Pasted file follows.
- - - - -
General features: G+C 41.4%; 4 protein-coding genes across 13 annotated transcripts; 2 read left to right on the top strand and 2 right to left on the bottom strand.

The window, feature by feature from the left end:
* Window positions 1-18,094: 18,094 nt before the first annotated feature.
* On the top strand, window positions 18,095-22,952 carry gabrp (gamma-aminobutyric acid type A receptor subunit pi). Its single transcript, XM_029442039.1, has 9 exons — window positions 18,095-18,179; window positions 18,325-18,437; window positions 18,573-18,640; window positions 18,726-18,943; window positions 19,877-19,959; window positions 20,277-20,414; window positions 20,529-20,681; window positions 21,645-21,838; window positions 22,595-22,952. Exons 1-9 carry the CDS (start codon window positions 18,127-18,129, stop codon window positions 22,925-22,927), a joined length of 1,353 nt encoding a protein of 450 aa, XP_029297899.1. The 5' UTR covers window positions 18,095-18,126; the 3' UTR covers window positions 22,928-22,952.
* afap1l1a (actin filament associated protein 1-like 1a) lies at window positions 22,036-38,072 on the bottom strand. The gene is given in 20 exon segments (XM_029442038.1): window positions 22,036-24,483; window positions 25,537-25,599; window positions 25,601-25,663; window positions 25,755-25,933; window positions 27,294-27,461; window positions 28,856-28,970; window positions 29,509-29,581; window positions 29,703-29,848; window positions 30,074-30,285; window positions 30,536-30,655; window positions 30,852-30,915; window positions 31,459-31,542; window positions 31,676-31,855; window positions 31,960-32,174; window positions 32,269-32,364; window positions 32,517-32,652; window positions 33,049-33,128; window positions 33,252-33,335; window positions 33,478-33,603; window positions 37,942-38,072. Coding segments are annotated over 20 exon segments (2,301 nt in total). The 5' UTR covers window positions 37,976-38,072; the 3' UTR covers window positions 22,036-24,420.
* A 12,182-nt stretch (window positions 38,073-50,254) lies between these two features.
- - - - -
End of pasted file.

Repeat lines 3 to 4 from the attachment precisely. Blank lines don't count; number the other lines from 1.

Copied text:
* Window positions 1-18,094: 18,094 nt before the first annotated feature.
* On the top strand, window positions 18,095-22,952 carry gabrp (gamma-aminobutyric acid type A receptor subunit pi). Its single transcript, XM_029442039.1, has 9 exons — window positions 18,095-18,179; window positions 18,325-18,437; window positions 18,573-18,640; window positions 18,726-18,943; window positions 19,877-19,959; window positions 20,277-20,414; window positions 20,529-20,681; window positions 21,645-21,838; window positions 22,595-22,952. Exons 1-9 carry the CDS (start codon window positions 18,127-18,129, stop codon window positions 22,925-22,927), a joined length of 1,353 nt encoding a protein of 450 aa, XP_029297899.1. The 5' UTR covers window positions 18,095-18,126; the 3' UTR covers window positions 22,928-22,952.